Are faucets included with a freestanding vanity?
In general, the answer is no, but there are some exceptions. Most freestanding bathroom vanities come with sinks, but they rarely include faucets. Instead, a freestanding vanity will include pre-made holes for a one-piece, center-set faucet or a three-piece, widespread faucet. This allows the homeowner to choose exactly the faucet type, design, and finish that’s right for the space or match existing faucets already in place.
How to place a freestanding vanity
The most important aspect of placing your new freestanding bathroom vanity is measuring the space. This helps ensure that the new vanity not only fits but also ensures it is the right scale for your bathroom design. In addition, you’ll also need to make sure the new vanity’s location is level so that it sits firmly and securely in place while distributing weight evenly.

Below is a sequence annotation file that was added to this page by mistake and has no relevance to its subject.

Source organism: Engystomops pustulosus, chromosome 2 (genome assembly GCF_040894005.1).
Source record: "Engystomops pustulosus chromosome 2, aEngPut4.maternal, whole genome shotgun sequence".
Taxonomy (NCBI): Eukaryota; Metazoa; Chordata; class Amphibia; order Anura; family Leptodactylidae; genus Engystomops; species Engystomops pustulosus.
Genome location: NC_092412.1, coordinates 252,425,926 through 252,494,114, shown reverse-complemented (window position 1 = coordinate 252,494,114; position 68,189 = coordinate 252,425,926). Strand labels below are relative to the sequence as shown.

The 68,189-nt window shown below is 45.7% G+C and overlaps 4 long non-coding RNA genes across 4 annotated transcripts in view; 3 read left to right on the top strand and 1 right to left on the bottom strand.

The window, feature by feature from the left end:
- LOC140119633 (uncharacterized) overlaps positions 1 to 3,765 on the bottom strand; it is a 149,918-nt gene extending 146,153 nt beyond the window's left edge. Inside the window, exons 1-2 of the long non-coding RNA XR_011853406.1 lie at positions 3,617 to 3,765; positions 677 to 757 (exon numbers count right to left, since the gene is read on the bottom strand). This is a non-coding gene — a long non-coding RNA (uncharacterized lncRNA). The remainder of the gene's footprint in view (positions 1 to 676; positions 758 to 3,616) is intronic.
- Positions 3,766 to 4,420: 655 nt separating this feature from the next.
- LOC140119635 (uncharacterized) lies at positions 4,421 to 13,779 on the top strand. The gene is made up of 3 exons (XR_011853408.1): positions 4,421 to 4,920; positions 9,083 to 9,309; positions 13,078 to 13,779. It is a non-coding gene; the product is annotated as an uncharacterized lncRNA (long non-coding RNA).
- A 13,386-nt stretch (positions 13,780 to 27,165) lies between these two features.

Does a freestanding vanity need to be attached to the wall?
Yes, it does. This is very important because though a freestanding vanity is designed to support its own weight, it isn’t equipped to handle any substantial additional weight. That means if someone leans on it, or places heavy items on it, it could cause the position of the vanity to shift.
Shifting vanities can mean stress or even rupture of the connected pipes, causing leaks, water damage, and hefty renovation bills. In addition, leaving your freestanding vanity unanchored simply isn’t safe. An unanchored freestanding vanity can tip over, causing injury to anyone nearby. To make sure your freestanding vanity is as safe and functional as possible, you’ll need to ensure that it’s safely and securely anchored to the wall behind it.
How to install a freestanding vanity
Generally speaking, unless you’re making major plumbing updates, a freestanding vanity is much easier—and often a little less expensive—to install than a wall-mounted version. For example, installation of a free-standing vanity typically costs around $1,200, while a wall-mounted or floating vanity installation generally hovers around $1,500. Keep in mind, though, that these are just averages—actual costs vary based on the vanity's size, chosen materials, and local market rates for installation-related labor.